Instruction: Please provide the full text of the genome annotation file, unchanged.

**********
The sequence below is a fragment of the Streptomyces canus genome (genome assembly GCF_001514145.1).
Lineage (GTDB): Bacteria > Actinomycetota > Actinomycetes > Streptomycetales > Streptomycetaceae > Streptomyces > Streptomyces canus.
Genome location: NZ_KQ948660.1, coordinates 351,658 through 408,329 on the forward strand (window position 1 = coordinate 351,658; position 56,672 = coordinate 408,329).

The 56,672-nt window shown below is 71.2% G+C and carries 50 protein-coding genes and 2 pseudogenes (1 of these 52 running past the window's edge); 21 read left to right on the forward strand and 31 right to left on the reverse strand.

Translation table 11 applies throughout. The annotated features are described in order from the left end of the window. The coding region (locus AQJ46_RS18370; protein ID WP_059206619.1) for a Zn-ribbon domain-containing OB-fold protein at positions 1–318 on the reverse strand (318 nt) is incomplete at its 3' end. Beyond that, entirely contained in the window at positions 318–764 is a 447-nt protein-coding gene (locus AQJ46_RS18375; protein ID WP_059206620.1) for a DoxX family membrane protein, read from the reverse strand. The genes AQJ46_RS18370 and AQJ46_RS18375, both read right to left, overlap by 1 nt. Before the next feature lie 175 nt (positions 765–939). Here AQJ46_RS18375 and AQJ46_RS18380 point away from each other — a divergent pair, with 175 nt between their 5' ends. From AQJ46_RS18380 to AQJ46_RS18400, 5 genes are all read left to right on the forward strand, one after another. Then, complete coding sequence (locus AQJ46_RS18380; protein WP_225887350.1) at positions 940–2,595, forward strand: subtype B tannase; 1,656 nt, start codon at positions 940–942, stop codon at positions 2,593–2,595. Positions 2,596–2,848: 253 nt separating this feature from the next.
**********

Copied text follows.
The sequence below is a fragment of the Streptomyces canus genome (genome assembly GCF_001514145.1).
Lineage (GTDB): Bacteria > Actinomycetota > Actinomycetes > Streptomycetales > Streptomycetaceae > Streptomyces > Streptomyces canus.
Genome location: NZ_KQ948660.1, coordinates 351,658 through 408,329 on the forward strand (window position 1 = coordinate 351,658; position 56,672 = coordinate 408,329).

The 56,672-nt window shown below is 71.2% G+C and carries 50 protein-coding genes and 2 pseudogenes (1 of these 52 running past the window's edge); 21 read left to right on the forward strand and 31 right to left on the reverse strand.

Translation table 11 applies throughout. The annotated features are described in order from the left end of the window. The coding region (locus AQJ46_RS18370; protein ID WP_059206619.1) for a Zn-ribbon domain-containing OB-fold protein at positions 1–318 on the reverse strand (318 nt) is incomplete at its 3' end. Beyond that, entirely contained in the window at positions 318–764 is a 447-nt protein-coding gene (locus AQJ46_RS18375; protein ID WP_059206620.1) for a DoxX family membrane protein, read from the reverse strand. The genes AQJ46_RS18370 and AQJ46_RS18375, both read right to left, overlap by 1 nt. Before the next feature lie 175 nt (positions 765–939). Here AQJ46_RS18375 and AQJ46_RS18380 point away from each other — a divergent pair, with 175 nt between their 5' ends. From AQJ46_RS18380 to AQJ46_RS18400, 5 genes are all read left to right on the forward strand, one after another. Then, complete coding sequence (locus AQJ46_RS18380; protein WP_225887350.1) at positions 940–2,595, forward strand: subtype B tannase; 1,656 nt, start codon at positions 940–942, stop codon at positions 2,593–2,595. Positions 2,596–2,848: 253 nt separating this feature from the next.